Today in History:

117 Series I Volume III- Serial 3 - Wilson's Creek


near the ford in the road, we were again fired on, wounding several and shooting my horse, and I then accompanied the regiment on foot. Nothing more occurred (the battery of the enemy having been taken by the right wing before we reached it) worthy of notice except the wounding of three of our men by the accidental discharge of a musket by one of the Morehouse Fencibles.



Major, Third Regiment Louisiana Volunteers.

Colonel L. HEBERT, Third Regiment Louisiana Volunteers.

Numbers 29. Report of Captain John P. Vigilini, Third Louisiana Infantry.

Camp Jackson, Ark., September 7, 1861.

DEAR SIR: To you, as former captain of the brave company I now have the honor to command, I deem it my duty to acquaint you of the part taken by the Pelican Rifles in the capture of Sigel's battery at the battle of Oak Hills:

General McCulloch, finding that Colonel Sigel had placed his batteries in a position where they were doing terrible execution in the ranks of the Arkansas and Missouri troops, who were attacking Lyon's forces and Totten's battery, determined that it must be taken. Accordingly he ordered the Louisiana regiment to do so, he leading us in person. We started with about 300 men, the regiment having been much scattered in the first fight in the woods and two companies being with you, fighting the cavalry under Major Sturgis,, on the left of Totten. The Pelican Rifles and Iberville Greys, under my command, were on the right, and thus marched until we were within thirty or forty yards of the battery, which was on a steep hill. When within the above-named distance a man appeared on the edge of the hill. The general then ordered us to halt, and asked the man whose forces those were. He replied, "Sigel's regiment," at the same time raising his rifle to shoot, but ere he had time to execute his design the sharp crack of a Mississippi rifle carried a messenger of death to him, and thus to Corporal Henry Gentles, of my company, belongs the honor of having saved the general's life. The general then turned to me and said, "Captain, take your company up and give them h-l." I then ordered my company forward, and was followed by the remainder of the regiment.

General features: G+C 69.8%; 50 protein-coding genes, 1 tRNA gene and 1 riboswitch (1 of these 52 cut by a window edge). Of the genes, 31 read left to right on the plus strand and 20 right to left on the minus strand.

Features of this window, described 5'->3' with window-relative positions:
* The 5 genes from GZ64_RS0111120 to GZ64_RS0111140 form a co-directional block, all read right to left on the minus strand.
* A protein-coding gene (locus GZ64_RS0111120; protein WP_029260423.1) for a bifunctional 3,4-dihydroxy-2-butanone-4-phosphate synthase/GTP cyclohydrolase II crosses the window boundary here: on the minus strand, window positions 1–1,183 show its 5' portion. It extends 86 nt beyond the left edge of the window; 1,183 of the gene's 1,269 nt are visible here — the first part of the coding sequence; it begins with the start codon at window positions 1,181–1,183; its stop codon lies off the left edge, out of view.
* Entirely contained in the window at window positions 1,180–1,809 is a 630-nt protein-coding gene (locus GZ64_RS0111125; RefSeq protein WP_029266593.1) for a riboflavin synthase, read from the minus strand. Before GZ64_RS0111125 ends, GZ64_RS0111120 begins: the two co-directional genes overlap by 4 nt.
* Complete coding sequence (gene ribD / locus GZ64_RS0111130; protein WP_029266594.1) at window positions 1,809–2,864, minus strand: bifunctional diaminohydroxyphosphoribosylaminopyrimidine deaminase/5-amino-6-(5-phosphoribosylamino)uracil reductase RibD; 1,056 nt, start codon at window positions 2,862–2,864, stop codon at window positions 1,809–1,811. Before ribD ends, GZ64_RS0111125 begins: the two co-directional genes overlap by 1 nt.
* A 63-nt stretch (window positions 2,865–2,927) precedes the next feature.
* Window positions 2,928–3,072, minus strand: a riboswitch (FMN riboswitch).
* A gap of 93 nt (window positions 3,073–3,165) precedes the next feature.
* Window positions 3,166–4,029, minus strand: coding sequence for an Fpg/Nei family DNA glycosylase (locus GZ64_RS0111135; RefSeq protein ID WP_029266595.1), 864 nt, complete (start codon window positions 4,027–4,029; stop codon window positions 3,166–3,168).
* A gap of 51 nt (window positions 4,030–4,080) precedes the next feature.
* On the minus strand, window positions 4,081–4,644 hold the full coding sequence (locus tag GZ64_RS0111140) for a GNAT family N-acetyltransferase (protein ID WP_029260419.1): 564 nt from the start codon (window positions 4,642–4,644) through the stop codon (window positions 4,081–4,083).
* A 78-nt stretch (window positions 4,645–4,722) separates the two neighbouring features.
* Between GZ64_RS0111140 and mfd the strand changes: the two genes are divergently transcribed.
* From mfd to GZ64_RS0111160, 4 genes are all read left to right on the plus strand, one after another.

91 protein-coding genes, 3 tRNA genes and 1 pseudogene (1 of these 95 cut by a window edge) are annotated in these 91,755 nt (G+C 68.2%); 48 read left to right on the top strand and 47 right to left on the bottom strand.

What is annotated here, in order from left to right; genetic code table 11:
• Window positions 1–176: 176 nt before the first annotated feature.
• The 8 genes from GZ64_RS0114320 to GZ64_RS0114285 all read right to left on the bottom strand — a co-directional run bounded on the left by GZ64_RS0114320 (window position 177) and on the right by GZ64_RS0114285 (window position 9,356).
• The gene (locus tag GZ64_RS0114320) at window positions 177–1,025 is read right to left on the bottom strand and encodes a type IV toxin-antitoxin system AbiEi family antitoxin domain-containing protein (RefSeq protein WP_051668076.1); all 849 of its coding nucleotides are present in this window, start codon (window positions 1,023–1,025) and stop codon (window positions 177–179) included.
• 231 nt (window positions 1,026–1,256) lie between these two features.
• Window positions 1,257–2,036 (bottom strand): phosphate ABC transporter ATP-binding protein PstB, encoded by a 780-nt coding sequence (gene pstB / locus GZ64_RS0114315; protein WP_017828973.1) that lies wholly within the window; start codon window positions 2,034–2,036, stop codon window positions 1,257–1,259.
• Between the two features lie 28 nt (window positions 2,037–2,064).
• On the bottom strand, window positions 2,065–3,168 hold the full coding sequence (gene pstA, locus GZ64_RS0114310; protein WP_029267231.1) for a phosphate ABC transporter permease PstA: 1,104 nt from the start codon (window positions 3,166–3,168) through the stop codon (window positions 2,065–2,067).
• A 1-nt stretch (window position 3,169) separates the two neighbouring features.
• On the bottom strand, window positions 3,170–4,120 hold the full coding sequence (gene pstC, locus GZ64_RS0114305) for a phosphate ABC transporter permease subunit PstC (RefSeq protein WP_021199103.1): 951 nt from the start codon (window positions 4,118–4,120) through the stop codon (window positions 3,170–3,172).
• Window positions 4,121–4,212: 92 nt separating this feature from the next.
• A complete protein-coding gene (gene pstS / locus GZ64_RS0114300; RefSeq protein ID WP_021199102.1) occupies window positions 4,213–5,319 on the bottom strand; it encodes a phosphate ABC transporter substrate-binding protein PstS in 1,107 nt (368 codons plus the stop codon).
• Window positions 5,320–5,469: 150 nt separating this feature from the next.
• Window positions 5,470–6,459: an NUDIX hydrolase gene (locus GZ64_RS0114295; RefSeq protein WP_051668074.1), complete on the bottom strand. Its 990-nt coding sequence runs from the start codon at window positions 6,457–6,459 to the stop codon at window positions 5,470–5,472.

When near the top of the hill I ordered a halt, and went up to see the position of the enemy, and was followed by your son, Serg. William H. Tunnard. I was much surprised to find myself in front of and about fifteen feet of the battery. I asked them who they were, when your son answered and said, "Look at their Dutch faces." We immediately fell back, and they fired two guns over us; the shot from one, as I afterwards learned, struck your horse as you were leading the left to our support. I then ordered, "Fire, when all fired and charged the battery, the enemy falling back and retreating into a corn field, where they were followed by our men and shot down as they attempted to escape. We then returned to the battery we had taken and found the guns all in good order. A fire from Reid's battery (which was ours)